In order to check the function obtained above, we used our (1-0) and (2-1) data, in conjunction with the and assuming the to be optically thin, to derive absolute abundances as a function of radius. The resulting abundances are in good agreement with galactic observations. The millimeter-wave thermal emission from dust is a second independent test. While grain cross-sections and, to a lesser extent, dust temperatures are subject to debate, commonly used values yield gas masses quite close to those we estimate from our analysis. Unusually low cross-sections or temperatures and a peculiar variation are required to fit the gas mass resulting from the use of a constant ratio. All of our observations support the variation and range of that we propose here for NGC 4414. It should however be borne in mind that a number of assumptions about molecular clouds have been made and that we have no means of verifying them for the clouds in NGC 4414.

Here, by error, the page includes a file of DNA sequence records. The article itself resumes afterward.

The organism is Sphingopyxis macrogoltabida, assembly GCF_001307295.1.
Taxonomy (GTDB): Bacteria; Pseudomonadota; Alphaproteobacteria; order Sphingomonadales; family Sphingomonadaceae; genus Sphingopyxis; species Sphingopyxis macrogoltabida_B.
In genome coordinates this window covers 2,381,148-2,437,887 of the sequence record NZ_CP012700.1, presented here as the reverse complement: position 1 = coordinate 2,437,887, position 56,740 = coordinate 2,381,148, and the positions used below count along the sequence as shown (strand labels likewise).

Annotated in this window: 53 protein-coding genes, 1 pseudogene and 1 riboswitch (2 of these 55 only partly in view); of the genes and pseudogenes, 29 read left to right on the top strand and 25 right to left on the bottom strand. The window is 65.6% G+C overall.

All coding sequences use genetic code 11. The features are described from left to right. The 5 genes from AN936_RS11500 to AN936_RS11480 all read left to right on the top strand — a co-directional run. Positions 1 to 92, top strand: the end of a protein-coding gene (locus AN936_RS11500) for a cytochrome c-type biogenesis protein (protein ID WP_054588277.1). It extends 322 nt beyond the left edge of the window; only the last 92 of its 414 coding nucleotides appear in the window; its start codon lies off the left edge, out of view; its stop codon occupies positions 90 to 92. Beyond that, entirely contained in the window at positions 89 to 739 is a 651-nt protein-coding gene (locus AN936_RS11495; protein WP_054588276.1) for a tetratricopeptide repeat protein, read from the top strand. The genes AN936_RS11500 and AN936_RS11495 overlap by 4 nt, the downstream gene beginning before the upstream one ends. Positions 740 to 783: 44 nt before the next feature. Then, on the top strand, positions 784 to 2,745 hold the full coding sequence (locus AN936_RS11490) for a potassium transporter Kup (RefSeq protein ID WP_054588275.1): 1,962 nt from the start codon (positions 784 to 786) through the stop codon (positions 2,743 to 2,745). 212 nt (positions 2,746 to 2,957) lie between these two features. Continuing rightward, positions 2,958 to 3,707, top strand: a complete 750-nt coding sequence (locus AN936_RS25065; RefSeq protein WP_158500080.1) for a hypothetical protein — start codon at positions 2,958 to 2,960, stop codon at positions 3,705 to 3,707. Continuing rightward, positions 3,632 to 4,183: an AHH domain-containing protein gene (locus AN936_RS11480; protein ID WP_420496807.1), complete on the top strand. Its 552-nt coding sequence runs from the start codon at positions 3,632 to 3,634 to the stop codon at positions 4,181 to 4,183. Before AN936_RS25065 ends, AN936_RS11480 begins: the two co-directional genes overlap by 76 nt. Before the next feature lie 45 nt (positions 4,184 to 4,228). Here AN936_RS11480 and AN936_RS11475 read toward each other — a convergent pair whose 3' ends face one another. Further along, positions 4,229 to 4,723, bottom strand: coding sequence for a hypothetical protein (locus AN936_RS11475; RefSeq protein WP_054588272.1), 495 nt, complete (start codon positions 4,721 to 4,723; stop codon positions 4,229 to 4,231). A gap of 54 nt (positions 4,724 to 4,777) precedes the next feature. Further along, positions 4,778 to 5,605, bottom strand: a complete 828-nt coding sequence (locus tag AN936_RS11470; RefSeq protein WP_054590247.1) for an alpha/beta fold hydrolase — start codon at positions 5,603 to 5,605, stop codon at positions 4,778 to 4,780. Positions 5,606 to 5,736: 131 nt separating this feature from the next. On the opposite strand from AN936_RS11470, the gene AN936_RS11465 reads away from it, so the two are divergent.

As such an analysis is not yet available for other external spiral galaxies, we have applied our knowledge of the gas and stellar distributions to the question of what controls star formation on large scales. NGC 4414 is an ideal test case because of its inner and outer cutoffs in the HII region distribution and because it has probably not suffered tidal interactions with other galaxies recently. We find that both cutoff radii are well reproduced using the simple Q criterion for gravitational instability.